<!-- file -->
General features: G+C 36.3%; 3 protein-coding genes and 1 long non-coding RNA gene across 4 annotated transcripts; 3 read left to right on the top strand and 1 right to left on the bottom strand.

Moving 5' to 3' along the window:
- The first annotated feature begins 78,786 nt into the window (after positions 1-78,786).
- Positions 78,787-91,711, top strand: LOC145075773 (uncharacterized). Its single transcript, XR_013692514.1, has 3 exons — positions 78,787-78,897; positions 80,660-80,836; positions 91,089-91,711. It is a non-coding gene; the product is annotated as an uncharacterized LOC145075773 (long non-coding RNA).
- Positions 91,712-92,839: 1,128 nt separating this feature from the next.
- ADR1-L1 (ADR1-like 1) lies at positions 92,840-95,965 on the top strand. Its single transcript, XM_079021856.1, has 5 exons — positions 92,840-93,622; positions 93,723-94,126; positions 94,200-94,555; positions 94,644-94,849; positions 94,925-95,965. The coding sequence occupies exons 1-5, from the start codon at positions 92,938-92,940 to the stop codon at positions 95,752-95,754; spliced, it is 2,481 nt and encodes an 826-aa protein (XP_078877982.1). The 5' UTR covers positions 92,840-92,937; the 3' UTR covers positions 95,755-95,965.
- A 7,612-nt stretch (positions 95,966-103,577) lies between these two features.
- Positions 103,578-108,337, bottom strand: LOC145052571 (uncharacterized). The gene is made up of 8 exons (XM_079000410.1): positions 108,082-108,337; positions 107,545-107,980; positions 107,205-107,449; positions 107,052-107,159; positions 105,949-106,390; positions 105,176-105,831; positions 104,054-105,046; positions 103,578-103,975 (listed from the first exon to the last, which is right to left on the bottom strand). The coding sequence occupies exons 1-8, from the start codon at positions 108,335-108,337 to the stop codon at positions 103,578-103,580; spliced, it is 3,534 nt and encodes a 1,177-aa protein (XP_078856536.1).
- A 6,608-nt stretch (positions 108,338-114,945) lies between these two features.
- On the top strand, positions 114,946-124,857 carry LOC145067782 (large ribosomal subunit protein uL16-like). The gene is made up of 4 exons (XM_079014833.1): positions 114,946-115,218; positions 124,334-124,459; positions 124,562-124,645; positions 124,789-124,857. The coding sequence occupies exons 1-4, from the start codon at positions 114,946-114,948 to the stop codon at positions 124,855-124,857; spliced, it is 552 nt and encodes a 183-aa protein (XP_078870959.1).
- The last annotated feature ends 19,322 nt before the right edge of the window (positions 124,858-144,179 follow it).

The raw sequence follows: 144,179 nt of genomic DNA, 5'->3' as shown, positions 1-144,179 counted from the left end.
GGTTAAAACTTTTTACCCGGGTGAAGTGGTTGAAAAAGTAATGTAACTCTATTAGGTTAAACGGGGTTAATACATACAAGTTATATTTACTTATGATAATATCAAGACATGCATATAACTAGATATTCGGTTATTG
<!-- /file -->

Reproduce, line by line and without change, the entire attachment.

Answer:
General features: G+C 36.3%; 3 protein-coding genes and 1 long non-coding RNA gene across 4 annotated transcripts; 3 read left to right on the top strand and 1 right to left on the bottom strand.

Moving 5' to 3' along the window:
- The first annotated feature begins 78,786 nt into the window (after positions 1-78,786).
- Positions 78,787-91,711, top strand: LOC145075773 (uncharacterized). Its single transcript, XR_013692514.1, has 3 exons — positions 78,787-78,897; positions 80,660-80,836; positions 91,089-91,711. It is a non-coding gene; the product is annotated as an uncharacterized LOC145075773 (long non-coding RNA).
- Positions 91,712-92,839: 1,128 nt separating this feature from the next.
- ADR1-L1 (ADR1-like 1) lies at positions 92,840-95,965 on the top strand. Its single transcript, XM_079021856.1, has 5 exons — positions 92,840-93,622; positions 93,723-94,126; positions 94,200-94,555; positions 94,644-94,849; positions 94,925-95,965. The coding sequence occupies exons 1-5, from the start codon at positions 92,938-92,940 to the stop codon at positions 95,752-95,754; spliced, it is 2,481 nt and encodes an 826-aa protein (XP_078877982.1). The 5' UTR covers positions 92,840-92,937; the 3' UTR covers positions 95,755-95,965.
- A 7,612-nt stretch (positions 95,966-103,577) lies between these two features.
- Positions 103,578-108,337, bottom strand: LOC145052571 (uncharacterized). The gene is made up of 8 exons (XM_079000410.1): positions 108,082-108,337; positions 107,545-107,980; positions 107,205-107,449; positions 107,052-107,159; positions 105,949-106,390; positions 105,176-105,831; positions 104,054-105,046; positions 103,578-103,975 (listed from the first exon to the last, which is right to left on the bottom strand). The coding sequence occupies exons 1-8, from the start codon at positions 108,335-108,337 to the stop codon at positions 103,578-103,580; spliced, it is 3,534 nt and encodes a 1,177-aa protein (XP_078856536.1).
- A 6,608-nt stretch (positions 108,338-114,945) lies between these two features.
- On the top strand, positions 114,946-124,857 carry LOC145067782 (large ribosomal subunit protein uL16-like). The gene is made up of 4 exons (XM_079014833.1): positions 114,946-115,218; positions 124,334-124,459; positions 124,562-124,645; positions 124,789-124,857. The coding sequence occupies exons 1-4, from the start codon at positions 114,946-114,948 to the stop codon at positions 124,855-124,857; spliced, it is 552 nt and encodes a 183-aa protein (XP_078870959.1).
- The last annotated feature ends 19,322 nt before the right edge of the window (positions 124,858-144,179 follow it).

The raw sequence follows: 144,179 nt of genomic DNA, 5'->3' as shown, positions 1-144,179 counted from the left end.
GGTTAAAACTTTTTACCCGGGTGAAGTGGTTGAAAAAGTAATGTAACTCTATTAGGTTAAACGGGGTTAATACATACAAGTTATATTTACTTATGATAATATCAAGACATGCATATAACTAGATATTCGGTTATTG